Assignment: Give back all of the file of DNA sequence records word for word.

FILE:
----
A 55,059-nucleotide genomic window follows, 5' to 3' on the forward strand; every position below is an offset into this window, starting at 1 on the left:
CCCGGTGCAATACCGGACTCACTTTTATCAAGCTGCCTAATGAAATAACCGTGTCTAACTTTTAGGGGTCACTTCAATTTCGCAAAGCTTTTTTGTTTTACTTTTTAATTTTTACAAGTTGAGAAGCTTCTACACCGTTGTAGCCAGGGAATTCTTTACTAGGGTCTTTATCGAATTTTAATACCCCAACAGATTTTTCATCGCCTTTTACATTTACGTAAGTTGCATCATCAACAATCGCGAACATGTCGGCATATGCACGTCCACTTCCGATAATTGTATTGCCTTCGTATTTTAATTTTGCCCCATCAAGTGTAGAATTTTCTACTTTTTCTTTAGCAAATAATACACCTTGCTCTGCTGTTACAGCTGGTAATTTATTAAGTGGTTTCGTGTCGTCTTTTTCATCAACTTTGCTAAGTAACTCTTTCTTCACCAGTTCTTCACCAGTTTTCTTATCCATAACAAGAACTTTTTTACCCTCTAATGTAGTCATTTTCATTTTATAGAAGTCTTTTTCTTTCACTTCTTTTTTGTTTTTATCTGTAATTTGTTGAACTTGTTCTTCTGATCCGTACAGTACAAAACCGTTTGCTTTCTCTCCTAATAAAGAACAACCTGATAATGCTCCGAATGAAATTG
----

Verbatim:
A 55,059-nucleotide genomic window follows, 5' to 3' on the forward strand; every position below is an offset into this window, starting at 1 on the left:
CCCGGTGCAATACCGGACTCACTTTTATCAAGCTGCCTAATGAAATAACCGTGTCTAACTTTTAGGGGTCACTTCAATTTCGCAAAGCTTTTTTGTTTTACTTTTTAATTTTTACAAGTTGAGAAGCTTCTACACCGTTGTAGCCAGGGAATTCTTTACTAGGGTCTTTATCGAATTTTAATACCCCAACAGATTTTTCATCGCCTTTTACATTTACGTAAGTTGCATCATCAACAATCGCGAACATGTCGGCATATGCACGTCCACTTCCGATAATTGTATTGCCTTCGTATTTTAATTTTGCCCCATCAAGTGTAGAATTTTCTACTTTTTCTTTAGCAAATAATACACCTTGCTCTGCTGTTACAGCTGGTAATTTATTAAGTGGTTTCGTGTCGTCTTTTTCATCAACTTTGCTAAGTAACTCTTTCTTCACCAGTTCTTCACCAGTTTTCTTATCCATAACAAGAACTTTTTTACCCTCTAATGTAGTCATTTTCATTTTATAGAAGTCTTTTTCTTTCACTTCTTTTTTGTTTTTATCTGTAATTTGTTGAACTTGTTCTTCTGATCCGTACAGTACAAAACCGTTTGCTTTCTCTCCTAATAAAGAACAACCTGATAATGCTCCGAATGAAATTG